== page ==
« PreviousContinue »
To carry me, to fan me while I sleep, And tremble when I wake, for all the wealth That sinews bought and sold have ever earned. No: dear as freedom is, and in my hearts Just estimation prized above all price, I had much rather be myself the slave And wear the bonds, than fasten them to him. We have no slaves at home—then why abroad? And they themselves once ferried o'er the wave That parts us, are emancipate and loosed. Slaves cannot breathe in England; if their lungs Receive our air, that moment they are free; They touch our country, and their shackles fall. 'That's noble, and bespeaks a nation proud And jealous of the blessing. Spread it then, And let it circulate through every vein Of all your empire; that, where Britain's power. Is felt, mankind may feel her merey to.
IMMORTALITY OF THE SOUL.
The grave is not a place of rest,
Where grief can never win a tear,
The eye that shed the tear is closed,
The heaving breast is cold;
No narrow grave can bold.
The mouldering earth and hungry worm
The dust they lent may claim;
Eternally the same.
COMFORT IN AFFLICTION.
The path of sorrow, and that path alone,
Leads to the land where sorrow is unknown;
No traveller ever reached that blest abode,
Who found not thorns and briers on his road.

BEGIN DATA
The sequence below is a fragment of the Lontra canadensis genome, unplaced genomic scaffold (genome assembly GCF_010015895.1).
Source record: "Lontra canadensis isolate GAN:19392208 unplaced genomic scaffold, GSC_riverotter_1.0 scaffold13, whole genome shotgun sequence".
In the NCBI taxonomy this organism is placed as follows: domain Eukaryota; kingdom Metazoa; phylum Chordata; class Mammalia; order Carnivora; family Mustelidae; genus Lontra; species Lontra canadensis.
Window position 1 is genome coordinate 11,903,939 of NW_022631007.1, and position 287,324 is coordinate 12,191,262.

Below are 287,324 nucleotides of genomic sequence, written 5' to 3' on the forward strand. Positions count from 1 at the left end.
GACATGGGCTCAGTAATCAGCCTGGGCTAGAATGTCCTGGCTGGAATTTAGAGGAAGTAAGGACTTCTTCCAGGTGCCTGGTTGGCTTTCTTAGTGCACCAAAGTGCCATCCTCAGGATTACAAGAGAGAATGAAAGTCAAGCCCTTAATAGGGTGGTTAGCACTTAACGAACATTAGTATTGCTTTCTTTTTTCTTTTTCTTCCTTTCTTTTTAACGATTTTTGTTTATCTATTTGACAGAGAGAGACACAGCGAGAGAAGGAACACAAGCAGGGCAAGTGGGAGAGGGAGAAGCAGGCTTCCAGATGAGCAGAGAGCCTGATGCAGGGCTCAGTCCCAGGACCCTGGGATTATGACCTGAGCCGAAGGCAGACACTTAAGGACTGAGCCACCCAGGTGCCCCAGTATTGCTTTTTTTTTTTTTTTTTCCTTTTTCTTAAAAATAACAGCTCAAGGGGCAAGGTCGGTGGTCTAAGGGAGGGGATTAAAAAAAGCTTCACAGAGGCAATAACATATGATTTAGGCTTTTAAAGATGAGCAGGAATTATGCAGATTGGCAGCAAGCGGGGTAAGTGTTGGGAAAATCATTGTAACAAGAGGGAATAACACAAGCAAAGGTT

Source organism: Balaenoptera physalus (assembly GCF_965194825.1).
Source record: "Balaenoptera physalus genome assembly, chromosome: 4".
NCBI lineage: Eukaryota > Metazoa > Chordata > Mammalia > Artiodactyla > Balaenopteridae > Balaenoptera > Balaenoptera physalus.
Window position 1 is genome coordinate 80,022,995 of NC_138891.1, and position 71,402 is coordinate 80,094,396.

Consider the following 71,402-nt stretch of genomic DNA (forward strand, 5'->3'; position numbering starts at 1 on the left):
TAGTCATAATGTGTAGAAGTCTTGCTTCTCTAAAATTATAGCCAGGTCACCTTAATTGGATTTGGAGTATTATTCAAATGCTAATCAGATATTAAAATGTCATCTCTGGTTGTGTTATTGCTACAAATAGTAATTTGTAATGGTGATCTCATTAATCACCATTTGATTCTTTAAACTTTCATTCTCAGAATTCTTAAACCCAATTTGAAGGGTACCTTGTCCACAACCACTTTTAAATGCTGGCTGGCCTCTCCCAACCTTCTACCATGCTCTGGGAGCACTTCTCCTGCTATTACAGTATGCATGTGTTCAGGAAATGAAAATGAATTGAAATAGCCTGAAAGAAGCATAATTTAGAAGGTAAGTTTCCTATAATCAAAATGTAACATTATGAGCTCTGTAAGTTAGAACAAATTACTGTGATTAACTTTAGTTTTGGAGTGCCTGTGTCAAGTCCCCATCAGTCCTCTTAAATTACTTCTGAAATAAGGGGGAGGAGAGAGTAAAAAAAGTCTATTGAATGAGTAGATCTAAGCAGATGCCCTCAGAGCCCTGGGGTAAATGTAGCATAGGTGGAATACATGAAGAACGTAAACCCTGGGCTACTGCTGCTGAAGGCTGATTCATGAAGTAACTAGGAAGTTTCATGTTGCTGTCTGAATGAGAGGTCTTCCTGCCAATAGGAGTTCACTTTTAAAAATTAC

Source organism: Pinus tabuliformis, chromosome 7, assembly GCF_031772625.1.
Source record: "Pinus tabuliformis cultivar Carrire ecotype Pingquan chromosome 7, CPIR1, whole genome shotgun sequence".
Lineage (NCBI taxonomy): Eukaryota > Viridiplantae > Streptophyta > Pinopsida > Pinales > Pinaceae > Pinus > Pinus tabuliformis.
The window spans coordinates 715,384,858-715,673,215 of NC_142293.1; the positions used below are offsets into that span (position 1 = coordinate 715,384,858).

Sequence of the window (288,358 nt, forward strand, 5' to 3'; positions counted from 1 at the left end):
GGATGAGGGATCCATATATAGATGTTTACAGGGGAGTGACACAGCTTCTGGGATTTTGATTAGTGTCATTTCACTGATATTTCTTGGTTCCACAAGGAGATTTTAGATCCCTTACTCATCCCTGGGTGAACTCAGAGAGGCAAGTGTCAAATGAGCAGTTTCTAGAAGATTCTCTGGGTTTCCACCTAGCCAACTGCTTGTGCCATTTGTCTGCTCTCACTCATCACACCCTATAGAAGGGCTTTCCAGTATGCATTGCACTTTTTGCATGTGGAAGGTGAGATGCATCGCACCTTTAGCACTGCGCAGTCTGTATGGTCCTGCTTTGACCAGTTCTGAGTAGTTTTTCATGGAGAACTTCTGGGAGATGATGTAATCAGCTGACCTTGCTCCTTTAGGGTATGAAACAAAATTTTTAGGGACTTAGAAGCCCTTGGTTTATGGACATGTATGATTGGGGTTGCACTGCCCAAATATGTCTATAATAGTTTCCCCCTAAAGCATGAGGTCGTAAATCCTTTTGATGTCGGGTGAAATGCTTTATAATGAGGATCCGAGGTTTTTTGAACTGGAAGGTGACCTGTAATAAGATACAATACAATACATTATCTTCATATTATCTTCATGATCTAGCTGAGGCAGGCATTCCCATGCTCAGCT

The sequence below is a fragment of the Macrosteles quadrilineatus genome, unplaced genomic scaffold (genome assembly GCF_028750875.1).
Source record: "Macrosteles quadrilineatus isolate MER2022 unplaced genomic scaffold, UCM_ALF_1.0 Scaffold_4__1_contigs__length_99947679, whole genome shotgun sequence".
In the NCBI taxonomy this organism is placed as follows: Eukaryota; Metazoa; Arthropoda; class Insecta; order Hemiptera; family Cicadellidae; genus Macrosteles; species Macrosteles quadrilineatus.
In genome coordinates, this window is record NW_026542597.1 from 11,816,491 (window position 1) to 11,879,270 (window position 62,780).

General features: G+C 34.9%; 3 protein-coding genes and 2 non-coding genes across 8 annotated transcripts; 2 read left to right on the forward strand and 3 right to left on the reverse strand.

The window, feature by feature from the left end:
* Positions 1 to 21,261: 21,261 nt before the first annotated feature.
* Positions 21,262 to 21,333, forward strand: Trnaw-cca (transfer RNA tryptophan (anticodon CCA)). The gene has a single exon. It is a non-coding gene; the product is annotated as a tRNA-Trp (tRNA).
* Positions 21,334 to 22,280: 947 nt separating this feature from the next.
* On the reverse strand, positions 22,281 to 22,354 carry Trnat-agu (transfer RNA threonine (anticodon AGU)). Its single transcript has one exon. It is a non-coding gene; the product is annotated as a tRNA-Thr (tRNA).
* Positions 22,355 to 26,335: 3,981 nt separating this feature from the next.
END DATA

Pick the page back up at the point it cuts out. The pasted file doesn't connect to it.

For he, who knew what human hearts would prove,.
How slow to learn the dictates of his love;
That, hard by nature, and of stubborn will,
A life of ease would make them harder still;
In pity to the souls his grace designed,
The lark has sung his carol in the sky;
The bees have hummed their noou-tide lullaby;
Still ia the vale the village-bells ring round,
Still in Llewellyn-hall the jests resound;
For now the caudle-cup is circling there,
Now, glad at heart, the gossips breathe their prayer,
And, crowding, stop the cradle to admire
The babe, the sleeping image of his sire.
A few short years—and then these sounds shall hail The day again, and gladness fill the vale; So soon the child a youth, the youth a man, Eager to run the race his fathers ran. Then the huge ox shall yield the broad sirloin; The ale, now brewed, in floods of amber shine: And basking in the chimney's ample blaze, Mid many a tale told of his boyish days, The nurse shall cry, of all her ills beguiled,
Twas on these knees he sat so oft and smiled.'
And soon again shall music swell the breeze;
And once, alas! nor in a distant bow,
And such is human life ;—so gliding on,
WALKING WITH GOD.
Oh! for a closer walk with God,
A light, to shine upon the road,